We think of the worst-case scenario.
Ervin explains that some people create fear-based narratives and negative self-talk with doom- and-gloom scenarios. Probably not the best thing to do when you’re stressed –– it only adds to the problem. Ervin recommends asking yourself, “How likely is this scenario to happen on a scale of 1 to 100?” My worst-case scenario was living at home for the rest of my life because of a car –– probably a minus-1,000 on a scale of 1 to 100, but it felt real in my overloaded brain.
Tips to Overcome Financial Stress or Panic
The good news is there’s a way to identify and manage stress and panic, regardless of whether they’re because of money or not.
Ervin shared five tips:
- Stop, take a breath and come into the moment. This will take your focus away from the panic and back to the present.
- Pay attention to your thoughts, feelings and physical sensations in the body. How are you feeling? Why do you feel that way? I thought I had a headache and wasn’t sleeping well because I was getting a cold, but the more I thought about it, the more I realized it was my financial situation affecting my health. Sometimes we experience emotions we aren’t fully aware of.
- Focus on the here and now and being in your body. Ervin says that mindfully coming into the moment can be a strong antidote to panic. It forces you to take a step back instead of just reacting.
- Engage in self-soothing thoughts. Ervin suggests changing your internal thoughts to focus on what you have control over right now, in the moment. In doing so, you’ll be able to detach from things you can’t control and will be able to focus your energy on the things you can actually change. She also recommends asking yourself, “What are some realistic short-term solutions?” And as always, remain positive. By reflecting on your successes and internal strengths, you can affirm that you can handle the current situation. Changing your narrative from “this is absolutely horrible” to “this is not preferable, but I can handle it,” can reduce panic.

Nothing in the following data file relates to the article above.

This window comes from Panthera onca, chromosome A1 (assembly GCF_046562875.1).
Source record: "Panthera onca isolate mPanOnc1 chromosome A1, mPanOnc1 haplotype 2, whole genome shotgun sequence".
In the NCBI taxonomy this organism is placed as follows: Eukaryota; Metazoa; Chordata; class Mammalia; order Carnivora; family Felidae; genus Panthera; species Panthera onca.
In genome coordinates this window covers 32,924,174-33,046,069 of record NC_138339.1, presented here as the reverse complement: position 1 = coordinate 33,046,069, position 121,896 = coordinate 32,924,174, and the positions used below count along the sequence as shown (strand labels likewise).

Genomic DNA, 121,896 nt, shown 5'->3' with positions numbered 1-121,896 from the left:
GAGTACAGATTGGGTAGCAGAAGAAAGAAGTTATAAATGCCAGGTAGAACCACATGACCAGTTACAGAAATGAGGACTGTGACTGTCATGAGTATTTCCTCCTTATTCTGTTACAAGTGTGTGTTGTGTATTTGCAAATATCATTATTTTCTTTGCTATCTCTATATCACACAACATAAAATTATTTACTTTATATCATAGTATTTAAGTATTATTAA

- Develop a short-term and long-term financial goal list. Know the difference between a genuine immediate financial need and a long-term desire or goal. Allocate your emotional resources proportionally.
After using some of Ervin’s tips, I took a step back from my situation and was able to see it from a much clearer, objective perspective.
Instead of quickly making a poor financial decision to move while still having my car, I took a step back. I wrote down all of pros and cons of my situation and then formatted a plan based on it.
The end result? I was able to come up with a plan to borrow the money and sell my car. I even signed a lease on an apartment in a nicer neighborhood –– and I can still afford to keep hacking away at my debt while living there, even with the new loan payment.
Sometimes taking a breath is all it takes.
Kelly Anne Smith is an email content specialist at The Penny Hoarder. Catch her on Twitter at @keywordkelly.
This was originally published on The Penny Hoarder, which helps millions of readers worldwide earn and save money by sharing unique job opportunities, personal stories, freebies and more. The Inc. 5000 ranked The Penny Hoarder as the fastest-growing private media company in the U.S. in 2017.